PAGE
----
Our good old PM has gone and done it again: Put New Zealand in the headlines for all the wrong reasons.
The speech he delivered at the launch of the Paris climate change conference yesterday was so outrageous it secured New Zealand the very first ‘Fossil of the Day Award’, gifted by the international coalition of environmental NGOs, Climate Action Network (CAN).
News of the award quickly spread to media around the world, no doubt creating many a chuckle at our expense.
In a nutshell, Key decided it would be a top idea to use his opening speech at the talks to call on countries to take more responsibility and eliminate fossil fuel subsidies.
Sounds alright… aside from the minor issue that at the same time as Key and his cronies are demanding this of other countries, they are actually increasing said subsidies here in New Zealand.
It’s fundamentally hypocritical, not to mention a bit stupid looking.
Earlier in the day, Key had gone as far as to present a communique by ‘Friends of Fossil Fuel Subsidy Reform’, of which the New Zealand Government is a founding member, championing three overriding principles for fossil fuel subsidy reform: Transparency, ambition and safeguarding the poorest.
But here on our home turf, and we fail those principles on all accounts. Not only have we been subsidising the oil industry to the tune of $46 million a year, but National is now refusing to reveal how big these tax breaks and subsidies will be in future.
Just last week, we highlighted the case of a government-owned, taxpayer funded climate and ocean research boat, which paradoxically had been searching for oil on behalf of petroleum giant Chevron.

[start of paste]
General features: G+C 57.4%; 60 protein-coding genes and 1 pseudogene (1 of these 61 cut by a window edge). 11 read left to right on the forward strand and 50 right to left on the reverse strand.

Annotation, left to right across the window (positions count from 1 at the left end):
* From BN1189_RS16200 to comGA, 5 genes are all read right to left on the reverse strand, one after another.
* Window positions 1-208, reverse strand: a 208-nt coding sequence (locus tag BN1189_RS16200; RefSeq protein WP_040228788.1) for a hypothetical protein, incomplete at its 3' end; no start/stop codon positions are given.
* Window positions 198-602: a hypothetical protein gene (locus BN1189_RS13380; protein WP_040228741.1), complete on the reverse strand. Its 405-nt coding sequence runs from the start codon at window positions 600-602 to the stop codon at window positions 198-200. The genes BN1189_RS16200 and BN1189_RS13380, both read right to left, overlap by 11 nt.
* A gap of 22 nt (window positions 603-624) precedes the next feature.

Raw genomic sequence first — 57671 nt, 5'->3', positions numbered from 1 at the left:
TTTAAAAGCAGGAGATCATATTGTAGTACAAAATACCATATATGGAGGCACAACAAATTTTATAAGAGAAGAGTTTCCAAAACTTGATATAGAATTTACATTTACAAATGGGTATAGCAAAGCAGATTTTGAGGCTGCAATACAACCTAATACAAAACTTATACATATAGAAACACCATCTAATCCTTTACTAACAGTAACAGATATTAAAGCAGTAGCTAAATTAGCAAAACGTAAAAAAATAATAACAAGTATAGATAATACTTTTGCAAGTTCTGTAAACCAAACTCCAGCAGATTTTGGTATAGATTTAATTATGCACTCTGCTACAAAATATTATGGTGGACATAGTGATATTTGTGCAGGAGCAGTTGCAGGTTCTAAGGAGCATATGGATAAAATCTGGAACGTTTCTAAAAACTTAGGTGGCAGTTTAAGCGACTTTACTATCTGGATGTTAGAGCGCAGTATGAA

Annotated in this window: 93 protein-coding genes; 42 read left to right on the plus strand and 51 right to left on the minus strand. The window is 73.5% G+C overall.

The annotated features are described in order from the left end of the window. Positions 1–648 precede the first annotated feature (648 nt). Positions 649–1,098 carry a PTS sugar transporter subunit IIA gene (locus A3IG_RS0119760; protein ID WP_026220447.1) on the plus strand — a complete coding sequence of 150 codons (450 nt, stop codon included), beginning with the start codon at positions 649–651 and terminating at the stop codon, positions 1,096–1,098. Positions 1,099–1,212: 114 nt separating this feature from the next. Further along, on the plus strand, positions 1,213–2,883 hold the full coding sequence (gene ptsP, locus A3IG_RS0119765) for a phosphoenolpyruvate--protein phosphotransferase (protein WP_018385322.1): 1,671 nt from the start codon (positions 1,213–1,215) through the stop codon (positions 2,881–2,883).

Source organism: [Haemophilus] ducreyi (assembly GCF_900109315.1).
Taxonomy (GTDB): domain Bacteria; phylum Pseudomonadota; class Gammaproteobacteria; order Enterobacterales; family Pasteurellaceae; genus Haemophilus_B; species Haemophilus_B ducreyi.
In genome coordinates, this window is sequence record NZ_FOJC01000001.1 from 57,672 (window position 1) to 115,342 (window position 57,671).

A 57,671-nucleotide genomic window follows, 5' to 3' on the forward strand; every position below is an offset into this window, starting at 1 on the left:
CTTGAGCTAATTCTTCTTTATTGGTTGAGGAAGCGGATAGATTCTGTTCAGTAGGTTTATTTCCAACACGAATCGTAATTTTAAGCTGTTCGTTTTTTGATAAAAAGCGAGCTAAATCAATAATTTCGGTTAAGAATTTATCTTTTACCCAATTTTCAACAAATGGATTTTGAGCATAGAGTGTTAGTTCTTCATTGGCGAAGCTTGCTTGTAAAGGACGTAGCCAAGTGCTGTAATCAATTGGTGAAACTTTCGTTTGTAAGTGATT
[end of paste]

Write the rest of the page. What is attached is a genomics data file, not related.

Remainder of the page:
In response, ‘Climb It’ activists scaled the gantry of the boat, the Tangaroa, and secured themselves there for more than 10 hours.
This is a science ship which should be doing vital environmental work, but has been refitted at a taxpayer cost of $24 million so it can also do oil and gas exploration – obviously there’s something wrong with this picture.
And now that the Paris climate change conference has kicked off, contradictions such as these are being highlighted on the world stage.
French President François Hollande set the tone yesterday with an opening speech that recognised the fact that climate action is now a matter of survival for many countries.
The only way for low-lying Pacific Islands to survive, he says, is if the world were powered entirely by renewable energy by the middle of this century.
Meanwhile, the New Zealand Government is doing its damndest to convince the rest of the attendees at the conference that anything we agree on should not be legally binding.
For the world’s sake, let’s hope they don’t.